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9 Simple Ways to Keep Your Clients Close

Last updated June 25, 2014

I'm pleased to share this guest post with you written by Tori Atkinson from Win that Bid - which was inspired by my Don’t Throw Away A Customer Unless You Want To blog.

Working in a B2B industry offers an extra level of pressure to business owners, as losing just one of your clients can have a dramatic impact on your revenue - not to mention your reputation. Securing new business is massively gratifying for any company, but more important still is having the qualities and abilities required to retain your clients indefinitely.

Many SMEs neglect essential aspects of client relations and suffer the consequences as a result - but by paying your clients the care and attention that they deserve (and crave), you can guarantee solid, long-term relationships which will inevitably pay dividends.

Communicate

Communicating openly and honestly with your clients is key - B2B is about mutually beneficial partnerships, which makes it essential to disclose everything your clients need and deserve to know. Keep them in the loop at all times - alerting them to any obstacles or issues, as well as providing regular updates on the project - and prove your loyalty to guarantee a client who is assured that they are a priority. Make yourself available through as many means of contact as possible (e.g. phone, email and Skype, as well as in-person) for effective and gratifying client communications.

Reward Loyalty

Similarly, demonstrating to clients what their loyalty is worth is an effective way of strengthening and sustaining working relationships. Offer long-term clients preferential treatment, honouring them with reward programmes and exclusive offers - and make sure to express your gratitude for their business whenever possible.

Watch the Clock

In B2B relations, SMEs are only as good as their word - and it’s your job to deliver on everything you promise a client, by precisely when you promised. In establishing deadlines, you ease client stresses, assuring them that everything is in hand - and that’s why maintaining relationships with clients is dependent upon being consistently timely and reliable.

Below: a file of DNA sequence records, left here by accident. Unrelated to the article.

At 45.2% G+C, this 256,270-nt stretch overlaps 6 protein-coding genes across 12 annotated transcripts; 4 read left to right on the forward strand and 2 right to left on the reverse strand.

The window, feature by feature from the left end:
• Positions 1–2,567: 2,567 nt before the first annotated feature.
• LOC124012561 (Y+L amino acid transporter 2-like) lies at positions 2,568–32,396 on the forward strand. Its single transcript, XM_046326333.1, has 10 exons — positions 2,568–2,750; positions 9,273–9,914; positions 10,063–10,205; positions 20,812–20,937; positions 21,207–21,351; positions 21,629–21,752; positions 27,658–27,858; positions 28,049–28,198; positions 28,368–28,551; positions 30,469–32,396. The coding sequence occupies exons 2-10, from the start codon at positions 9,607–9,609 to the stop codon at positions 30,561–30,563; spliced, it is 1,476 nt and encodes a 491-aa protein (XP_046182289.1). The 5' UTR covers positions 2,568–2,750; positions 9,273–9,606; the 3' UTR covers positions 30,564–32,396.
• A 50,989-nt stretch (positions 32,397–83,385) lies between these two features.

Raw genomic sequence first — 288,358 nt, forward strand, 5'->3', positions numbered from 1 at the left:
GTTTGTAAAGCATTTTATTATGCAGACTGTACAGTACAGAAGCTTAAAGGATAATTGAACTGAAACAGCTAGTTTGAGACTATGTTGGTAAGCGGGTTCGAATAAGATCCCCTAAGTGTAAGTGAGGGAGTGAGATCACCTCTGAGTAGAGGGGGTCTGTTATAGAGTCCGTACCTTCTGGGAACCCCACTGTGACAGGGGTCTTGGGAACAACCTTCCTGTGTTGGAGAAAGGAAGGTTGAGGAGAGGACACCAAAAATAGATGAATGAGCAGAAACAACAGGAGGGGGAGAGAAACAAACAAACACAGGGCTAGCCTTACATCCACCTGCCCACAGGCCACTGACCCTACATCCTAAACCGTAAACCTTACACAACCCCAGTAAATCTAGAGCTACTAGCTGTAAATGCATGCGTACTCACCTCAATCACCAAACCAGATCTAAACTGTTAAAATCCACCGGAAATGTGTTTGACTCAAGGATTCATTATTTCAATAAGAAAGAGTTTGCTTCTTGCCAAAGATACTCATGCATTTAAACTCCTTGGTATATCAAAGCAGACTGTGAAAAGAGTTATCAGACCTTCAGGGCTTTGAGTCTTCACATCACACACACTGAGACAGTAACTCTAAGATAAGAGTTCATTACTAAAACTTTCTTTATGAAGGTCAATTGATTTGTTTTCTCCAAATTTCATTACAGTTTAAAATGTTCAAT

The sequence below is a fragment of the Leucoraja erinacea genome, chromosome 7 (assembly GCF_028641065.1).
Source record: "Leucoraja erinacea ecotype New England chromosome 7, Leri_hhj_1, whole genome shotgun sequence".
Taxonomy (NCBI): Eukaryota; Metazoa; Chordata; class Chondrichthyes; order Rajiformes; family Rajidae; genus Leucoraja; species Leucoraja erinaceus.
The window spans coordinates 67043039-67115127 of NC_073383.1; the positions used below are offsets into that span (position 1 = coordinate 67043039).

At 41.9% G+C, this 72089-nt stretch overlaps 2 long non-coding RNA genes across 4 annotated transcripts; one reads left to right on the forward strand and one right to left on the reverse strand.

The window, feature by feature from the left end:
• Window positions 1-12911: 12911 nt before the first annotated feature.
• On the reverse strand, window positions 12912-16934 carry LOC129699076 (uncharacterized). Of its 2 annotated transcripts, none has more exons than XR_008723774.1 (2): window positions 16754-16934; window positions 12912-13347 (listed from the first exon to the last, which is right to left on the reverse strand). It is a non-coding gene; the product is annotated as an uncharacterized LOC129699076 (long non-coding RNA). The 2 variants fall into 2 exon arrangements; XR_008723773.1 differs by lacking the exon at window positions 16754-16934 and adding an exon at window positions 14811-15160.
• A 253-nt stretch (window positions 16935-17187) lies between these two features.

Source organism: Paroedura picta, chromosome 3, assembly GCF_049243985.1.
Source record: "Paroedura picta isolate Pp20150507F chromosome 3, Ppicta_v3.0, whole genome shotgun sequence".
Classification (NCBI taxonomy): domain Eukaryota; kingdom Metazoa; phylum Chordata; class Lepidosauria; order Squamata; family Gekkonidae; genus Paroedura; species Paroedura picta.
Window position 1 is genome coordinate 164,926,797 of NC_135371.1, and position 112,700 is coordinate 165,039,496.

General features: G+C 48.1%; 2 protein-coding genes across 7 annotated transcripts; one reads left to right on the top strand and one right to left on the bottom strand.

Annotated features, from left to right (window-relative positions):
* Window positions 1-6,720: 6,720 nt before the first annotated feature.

No Surprises

Your clients’ businesses are their livelihood, which means you should offer them nothing less than a feeling of total security. Every client should know what you’re thinking, where the project is going and anything that stands in the way of established objectives, making it your duty to be transparent and predictable throughout your relationship.

Be a Resource

Offering value beyond what clients are paying you for is an excellent way to guarantee client retention. Acting as a useful resource on various topics you know are of importance and relevance to your client separates you from other vendors, especially when providing this information doesn’t offer any direct benefits for you. Selflessness is a highly desirable quality in a client.

Cultivate Partnerships

While fulfilling all of the basic requirements as a client - meeting their objectives, attending to their needs and, of course, providing the service you’re being paid for - a certain way of avoiding losing a client to someone else is to nurture a sense of partnership. This way, clients will grow to view you as more than an investment and rather as a partner in their organisation - a feeling that is incredibly hard to shake.

Know the Client

To eliminate any doubt in your client’s mind that what you provide is a bespoke service, you need to demonstrate an inherent understanding of their business and indeed their industry. By doing your research on an ongoing basis, staying fully up-to-date with what your client and their competitors are doing, you can prove your worth and reassure your client that they’re in good, exceptionally informed hands.

Inflate Their Ego

Every client, whether they’ll admit it or not, wants to feel like your most important client - if not your only client. By taking the time to show your client that they’re of the utmost importance to you (by offering them more than they’re entitled to), you can cement relationships and even improve your chances of a referral down the line.

Go Further

By performing above and beyond what is expected, and giving your client more than you’ve promised, you can guarantee that clients will remember your extra accommodation - and perhaps even work your way up to a greater level of service (and spend). The primary benefit of these relationship-building behaviours is the mutual benefit - ensuring that your clients are happy and your company is able to thrive without the threat of losing valuable business.

Tori Atkinson is a content creator for Win That Bid, the UK’s leading bid writing and proposal specialists - helping companies throughout the UK to secure big new business. Follow them on Twitter @winthatbid

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Shirley Mansfield
Master Business Problem Solver

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